3. [Archive.is] Marc D Anderson on Twitter: ‘Anyone else getting this continually in @code with #PowerShell? “You have an older version of PackageManagement known to cause issues with the PowerShell extension. Would you like to update PackageManagement (You will need to restart the PowerShell extension after)?” ‘ / Twitter
  4. [Wayback] Fixing issues downloading NuGet (TLS Issue in PowerShell) | Navarro Tech

So I learned a few things, first about the pieces involved:

  • [Wayback] Bootstrapping NuGet – PowerShell | Microsoft Docs

    NuGet.exe is not included in the latest NuGet provider. For publish operations of either a module or script, PowerShellGet requires the binary executable NuGet.exe. Only the NuGet provider is required for all other operations, including findinstallsave, and uninstall. PowerShellGet includes logic to handle either a combined bootstrap of the NuGet provider and NuGet.exe, or bootstrap of only the NuGet provider. In either case, only a single prompt message should occur. If the machine is not connected to the Internet, the user or an administrator must copy a trusted instance of the NuGet provider and/or the NuGet.exe file to the disconnected machine.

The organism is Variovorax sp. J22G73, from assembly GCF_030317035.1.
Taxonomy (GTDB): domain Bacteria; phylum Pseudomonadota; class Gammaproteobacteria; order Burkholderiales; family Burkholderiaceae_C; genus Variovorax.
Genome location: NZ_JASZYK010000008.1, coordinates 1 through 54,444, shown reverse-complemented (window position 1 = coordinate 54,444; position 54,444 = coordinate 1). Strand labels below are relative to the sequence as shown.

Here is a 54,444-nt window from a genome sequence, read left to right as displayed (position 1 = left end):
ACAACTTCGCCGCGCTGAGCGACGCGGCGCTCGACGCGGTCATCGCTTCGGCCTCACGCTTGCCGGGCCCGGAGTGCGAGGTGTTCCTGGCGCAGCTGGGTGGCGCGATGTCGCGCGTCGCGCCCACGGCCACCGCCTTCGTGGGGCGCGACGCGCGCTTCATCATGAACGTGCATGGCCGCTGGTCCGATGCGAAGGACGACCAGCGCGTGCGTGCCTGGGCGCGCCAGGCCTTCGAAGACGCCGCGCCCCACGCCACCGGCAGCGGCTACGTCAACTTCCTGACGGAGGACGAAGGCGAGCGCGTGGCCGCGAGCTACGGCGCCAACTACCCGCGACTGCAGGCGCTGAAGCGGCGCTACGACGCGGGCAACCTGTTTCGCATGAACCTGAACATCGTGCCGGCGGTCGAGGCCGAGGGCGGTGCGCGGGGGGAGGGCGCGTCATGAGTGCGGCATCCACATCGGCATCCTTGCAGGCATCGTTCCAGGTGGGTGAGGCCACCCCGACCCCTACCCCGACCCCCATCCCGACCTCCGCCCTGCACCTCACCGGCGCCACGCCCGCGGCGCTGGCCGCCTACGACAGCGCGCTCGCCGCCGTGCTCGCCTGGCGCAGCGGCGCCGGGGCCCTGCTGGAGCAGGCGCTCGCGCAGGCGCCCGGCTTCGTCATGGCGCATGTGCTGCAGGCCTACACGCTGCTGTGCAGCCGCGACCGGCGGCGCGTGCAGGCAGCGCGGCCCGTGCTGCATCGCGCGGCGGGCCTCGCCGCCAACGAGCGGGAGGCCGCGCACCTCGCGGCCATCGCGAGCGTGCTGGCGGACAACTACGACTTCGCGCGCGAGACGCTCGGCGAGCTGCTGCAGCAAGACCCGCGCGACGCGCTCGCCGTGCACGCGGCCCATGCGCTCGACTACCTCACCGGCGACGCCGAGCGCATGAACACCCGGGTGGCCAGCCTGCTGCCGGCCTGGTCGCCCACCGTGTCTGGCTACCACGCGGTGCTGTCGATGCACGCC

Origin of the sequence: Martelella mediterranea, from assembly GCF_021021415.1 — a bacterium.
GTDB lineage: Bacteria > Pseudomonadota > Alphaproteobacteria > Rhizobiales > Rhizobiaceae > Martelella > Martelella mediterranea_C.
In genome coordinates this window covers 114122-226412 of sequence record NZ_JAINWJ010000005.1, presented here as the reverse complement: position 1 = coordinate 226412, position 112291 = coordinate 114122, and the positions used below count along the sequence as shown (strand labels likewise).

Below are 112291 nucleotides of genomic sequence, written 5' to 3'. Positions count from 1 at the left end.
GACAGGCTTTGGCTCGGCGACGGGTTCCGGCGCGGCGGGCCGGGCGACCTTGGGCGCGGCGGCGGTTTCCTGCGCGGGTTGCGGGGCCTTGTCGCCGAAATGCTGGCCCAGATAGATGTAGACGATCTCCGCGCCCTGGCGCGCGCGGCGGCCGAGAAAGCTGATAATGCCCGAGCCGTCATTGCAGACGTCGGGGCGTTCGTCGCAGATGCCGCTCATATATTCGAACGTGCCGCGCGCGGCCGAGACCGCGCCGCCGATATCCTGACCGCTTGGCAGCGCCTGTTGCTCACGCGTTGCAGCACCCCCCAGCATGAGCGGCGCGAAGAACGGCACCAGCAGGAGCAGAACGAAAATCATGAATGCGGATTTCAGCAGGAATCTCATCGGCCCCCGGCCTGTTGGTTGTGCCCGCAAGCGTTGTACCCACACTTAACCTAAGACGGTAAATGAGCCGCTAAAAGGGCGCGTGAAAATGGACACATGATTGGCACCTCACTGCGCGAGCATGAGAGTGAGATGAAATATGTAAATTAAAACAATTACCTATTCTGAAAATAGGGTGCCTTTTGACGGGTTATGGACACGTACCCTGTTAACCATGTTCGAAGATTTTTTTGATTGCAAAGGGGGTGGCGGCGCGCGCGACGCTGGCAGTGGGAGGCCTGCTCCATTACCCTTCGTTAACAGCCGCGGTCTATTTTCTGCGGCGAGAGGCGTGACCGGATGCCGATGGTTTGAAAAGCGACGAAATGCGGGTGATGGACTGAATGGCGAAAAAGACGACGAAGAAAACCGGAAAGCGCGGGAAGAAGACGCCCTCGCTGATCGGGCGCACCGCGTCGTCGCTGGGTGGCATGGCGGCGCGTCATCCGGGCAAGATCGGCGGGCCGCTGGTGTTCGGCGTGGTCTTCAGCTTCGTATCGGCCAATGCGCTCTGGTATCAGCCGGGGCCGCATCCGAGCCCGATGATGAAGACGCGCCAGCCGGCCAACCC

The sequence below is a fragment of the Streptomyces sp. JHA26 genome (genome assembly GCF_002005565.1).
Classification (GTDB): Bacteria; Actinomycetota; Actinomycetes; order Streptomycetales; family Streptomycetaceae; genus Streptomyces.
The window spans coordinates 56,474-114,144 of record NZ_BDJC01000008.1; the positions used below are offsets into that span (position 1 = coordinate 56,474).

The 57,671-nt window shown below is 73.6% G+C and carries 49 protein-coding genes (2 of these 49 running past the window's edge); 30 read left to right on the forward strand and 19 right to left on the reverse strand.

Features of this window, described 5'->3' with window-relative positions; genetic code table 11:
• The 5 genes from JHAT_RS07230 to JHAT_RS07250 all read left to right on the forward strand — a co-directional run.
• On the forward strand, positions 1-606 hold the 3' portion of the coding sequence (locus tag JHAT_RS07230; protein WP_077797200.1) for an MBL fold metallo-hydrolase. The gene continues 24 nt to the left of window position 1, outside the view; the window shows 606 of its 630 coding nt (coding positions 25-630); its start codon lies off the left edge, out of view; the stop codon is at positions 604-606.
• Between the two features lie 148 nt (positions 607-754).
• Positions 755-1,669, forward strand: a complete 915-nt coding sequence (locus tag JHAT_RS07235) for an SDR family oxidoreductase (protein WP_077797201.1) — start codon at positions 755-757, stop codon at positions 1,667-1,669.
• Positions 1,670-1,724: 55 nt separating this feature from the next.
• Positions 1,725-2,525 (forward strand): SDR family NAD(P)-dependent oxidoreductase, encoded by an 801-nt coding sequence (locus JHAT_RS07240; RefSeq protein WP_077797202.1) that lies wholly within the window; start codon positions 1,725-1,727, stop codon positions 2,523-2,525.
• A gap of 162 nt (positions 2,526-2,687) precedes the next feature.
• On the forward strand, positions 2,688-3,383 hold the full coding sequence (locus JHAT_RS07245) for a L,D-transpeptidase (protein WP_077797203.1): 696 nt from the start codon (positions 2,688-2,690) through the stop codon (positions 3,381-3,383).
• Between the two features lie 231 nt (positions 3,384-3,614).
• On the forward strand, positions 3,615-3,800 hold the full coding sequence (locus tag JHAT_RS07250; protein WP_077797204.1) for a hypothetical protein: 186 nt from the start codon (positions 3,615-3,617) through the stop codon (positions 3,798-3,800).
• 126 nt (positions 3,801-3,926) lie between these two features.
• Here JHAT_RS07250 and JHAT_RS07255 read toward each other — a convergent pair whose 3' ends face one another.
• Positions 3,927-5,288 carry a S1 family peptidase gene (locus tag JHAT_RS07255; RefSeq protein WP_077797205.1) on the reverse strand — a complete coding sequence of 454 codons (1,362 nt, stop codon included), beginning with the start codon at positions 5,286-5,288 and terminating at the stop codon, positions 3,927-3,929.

Note

    Starting with version 6, the NuGet provider is included in the installation of PowerShell.

    So upgrading to PowerShell version 6 or newer would have skipped this question.

  • [Wayback/Archive.is] PackageManagement (which itself is a package):

    PackageManagement (a.k.a. OneGet) is a new way to discover and install software packages from around the web.
    It is a manager or multiplexor of existing package managers (also called package providers) that unifies Windows package management with a single Windows PowerShell interface. With PackageManagement, you can do the following.